No matter what other people may think.

“Don’t ever let what people think what you can or cannot do define you,” said Quarles.

Marsha’s Specialty Desserts will sell strawberry shortcakes at the Avon Farmer’s Market on June 7 from 4-7 pm.

AVON, Ind. (Inside INdiana Business) — Exactly one year since the merger of two Indiana agricultural cooperatives became official, the new organization announced plans to relocate from Avon to Indianapolis. Co-Alliance Cooperative Inc. says it is moving to a larger site to accommodate its growing team.

Last year the boards of directors and members of Avon-based Co-Alliance LLP and Harvest Land Cooperative, headquartered in Richmond, voted in favor of the merger, which took effect on February 1, 2021.

Co-Alliance says its overall employee numbers grew by one-third last year.

“With the tremendous growth of our member-owned cooperative, we have simply outgrown our current facility. The new headquarters will be more centrally located for employees and will allow our team to conduct business more efficiently in a space that better suites our expanding needs. We are excited about a future where we can collaborate more efficiently and better serve our members,” said Co-Alliance President and Chief Executive Officer Kevin Still.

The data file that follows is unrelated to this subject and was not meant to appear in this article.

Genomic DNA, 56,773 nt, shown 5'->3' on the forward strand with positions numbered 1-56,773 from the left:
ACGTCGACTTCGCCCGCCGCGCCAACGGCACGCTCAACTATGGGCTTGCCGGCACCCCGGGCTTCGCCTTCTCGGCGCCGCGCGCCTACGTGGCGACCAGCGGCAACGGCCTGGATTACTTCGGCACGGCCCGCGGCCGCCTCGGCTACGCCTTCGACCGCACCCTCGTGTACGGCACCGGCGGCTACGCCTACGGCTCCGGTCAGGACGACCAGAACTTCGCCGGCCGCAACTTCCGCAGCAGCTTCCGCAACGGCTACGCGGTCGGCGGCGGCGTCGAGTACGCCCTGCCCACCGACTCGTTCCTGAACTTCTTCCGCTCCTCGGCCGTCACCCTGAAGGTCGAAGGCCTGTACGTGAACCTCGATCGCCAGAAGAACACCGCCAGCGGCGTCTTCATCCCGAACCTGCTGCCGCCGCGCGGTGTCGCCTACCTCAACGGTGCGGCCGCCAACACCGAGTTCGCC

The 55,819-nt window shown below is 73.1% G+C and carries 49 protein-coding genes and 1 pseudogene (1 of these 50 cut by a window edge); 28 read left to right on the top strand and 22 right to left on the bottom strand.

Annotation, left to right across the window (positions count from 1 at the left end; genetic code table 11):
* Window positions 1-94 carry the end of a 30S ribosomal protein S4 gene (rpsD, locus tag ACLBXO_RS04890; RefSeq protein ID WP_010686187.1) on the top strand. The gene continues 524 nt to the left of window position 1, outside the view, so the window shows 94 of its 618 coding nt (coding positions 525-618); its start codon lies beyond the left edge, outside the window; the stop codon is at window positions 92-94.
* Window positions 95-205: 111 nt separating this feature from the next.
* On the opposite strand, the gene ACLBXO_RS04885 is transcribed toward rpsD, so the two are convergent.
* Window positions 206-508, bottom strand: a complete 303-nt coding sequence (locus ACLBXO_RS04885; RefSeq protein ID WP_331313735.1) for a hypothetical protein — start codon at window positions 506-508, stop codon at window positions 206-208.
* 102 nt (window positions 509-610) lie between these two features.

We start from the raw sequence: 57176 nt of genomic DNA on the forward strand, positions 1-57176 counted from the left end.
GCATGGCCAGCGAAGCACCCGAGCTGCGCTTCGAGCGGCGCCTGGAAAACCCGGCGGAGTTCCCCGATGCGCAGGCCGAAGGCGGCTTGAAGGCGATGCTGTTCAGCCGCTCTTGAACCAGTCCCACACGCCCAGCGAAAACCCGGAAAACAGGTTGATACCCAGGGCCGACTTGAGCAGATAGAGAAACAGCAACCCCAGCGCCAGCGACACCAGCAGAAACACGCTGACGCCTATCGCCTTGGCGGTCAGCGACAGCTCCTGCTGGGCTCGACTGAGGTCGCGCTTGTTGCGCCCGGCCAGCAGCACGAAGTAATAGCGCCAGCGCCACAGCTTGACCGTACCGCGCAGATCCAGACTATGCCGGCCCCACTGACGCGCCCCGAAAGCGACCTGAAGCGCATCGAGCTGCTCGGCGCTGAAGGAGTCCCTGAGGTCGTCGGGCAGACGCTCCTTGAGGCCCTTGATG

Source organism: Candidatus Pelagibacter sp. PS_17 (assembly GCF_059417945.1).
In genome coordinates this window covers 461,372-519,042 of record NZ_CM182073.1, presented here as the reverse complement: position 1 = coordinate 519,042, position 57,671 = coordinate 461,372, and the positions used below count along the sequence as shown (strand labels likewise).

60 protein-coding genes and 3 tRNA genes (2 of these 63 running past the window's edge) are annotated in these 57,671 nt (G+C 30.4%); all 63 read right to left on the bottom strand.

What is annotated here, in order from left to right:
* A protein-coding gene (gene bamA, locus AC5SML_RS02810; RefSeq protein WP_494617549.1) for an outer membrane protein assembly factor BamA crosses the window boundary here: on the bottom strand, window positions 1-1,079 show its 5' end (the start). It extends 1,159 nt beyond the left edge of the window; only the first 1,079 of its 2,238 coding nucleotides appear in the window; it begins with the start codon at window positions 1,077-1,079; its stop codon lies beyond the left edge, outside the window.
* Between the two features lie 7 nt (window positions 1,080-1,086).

Co-Alliance is moving to an existing office near Interstate 465 and 10th street. Renovations are being completed and the move to the new offices is planned for early summer 2022.

Citizens of Avon, get excited! There’s a new Nothing Bundt Cakes location in your town!

Lisa and Curt Roberts, Nothing Bundt Cakes franchise owners, joined us today to share more about their new location and what you can expect from them during the holiday season.

Watch the video above for all of the details.

For more information visit,

AVON, Ind. (Inside INdiana Business) — Avon-based Harlan Bakeries LLC is adding an Evansville company to its portfolio. The company has acquired AmeriQual Group Holdings LLC, which produces, packages and distributes food products, though financial terms are not being disclosed.